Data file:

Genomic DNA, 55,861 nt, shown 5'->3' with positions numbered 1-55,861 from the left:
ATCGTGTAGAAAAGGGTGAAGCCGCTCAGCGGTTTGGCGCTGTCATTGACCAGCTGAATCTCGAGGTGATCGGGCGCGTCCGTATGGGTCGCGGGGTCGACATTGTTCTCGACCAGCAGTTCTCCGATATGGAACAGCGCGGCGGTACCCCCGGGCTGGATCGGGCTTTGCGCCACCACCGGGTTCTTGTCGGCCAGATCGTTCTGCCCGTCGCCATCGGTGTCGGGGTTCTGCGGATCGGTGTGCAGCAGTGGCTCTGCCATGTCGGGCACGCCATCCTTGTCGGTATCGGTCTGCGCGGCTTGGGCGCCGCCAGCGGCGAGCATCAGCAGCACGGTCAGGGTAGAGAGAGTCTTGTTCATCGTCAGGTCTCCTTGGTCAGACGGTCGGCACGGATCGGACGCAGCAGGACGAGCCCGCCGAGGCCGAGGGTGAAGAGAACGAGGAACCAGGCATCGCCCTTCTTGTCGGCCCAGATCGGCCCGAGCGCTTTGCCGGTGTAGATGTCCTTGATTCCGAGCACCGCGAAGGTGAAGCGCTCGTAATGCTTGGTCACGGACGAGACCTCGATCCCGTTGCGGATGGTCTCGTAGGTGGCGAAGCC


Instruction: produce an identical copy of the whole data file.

Genomic DNA, 55,861 nt, shown 5'->3' with positions numbered 1-55,861 from the left:
ATCGTGTAGAAAAGGGTGAAGCCGCTCAGCGGTTTGGCGCTGTCATTGACCAGCTGAATCTCGAGGTGATCGGGCGCGTCCGTATGGGTCGCGGGGTCGACATTGTTCTCGACCAGCAGTTCTCCGATATGGAACAGCGCGGCGGTACCCCCGGGCTGGATCGGGCTTTGCGCCACCACCGGGTTCTTGTCGGCCAGATCGTTCTGCCCGTCGCCATCGGTGTCGGGGTTCTGCGGATCGGTGTGCAGCAGTGGCTCTGCCATGTCGGGCACGCCATCCTTGTCGGTATCGGTCTGCGCGGCTTGGGCGCCGCCAGCGGCGAGCATCAGCAGCACGGTCAGGGTAGAGAGAGTCTTGTTCATCGTCAGGTCTCCTTGGTCAGACGGTCGGCACGGATCGGACGCAGCAGGACGAGCCCGCCGAGGCCGAGGGTGAAGAGAACGAGGAACCAGGCATCGCCCTTCTTGTCGGCCCAGATCGGCCCGAGCGCTTTGCCGGTGTAGATGTCCTTGATTCCGAGCACCGCGAAGGTGAAGCGCTCGTAATGCTTGGTCACGGACGAGACCTCGATCCCGTTGCGGATGGTCTCGTAGGTGGCGAAGCC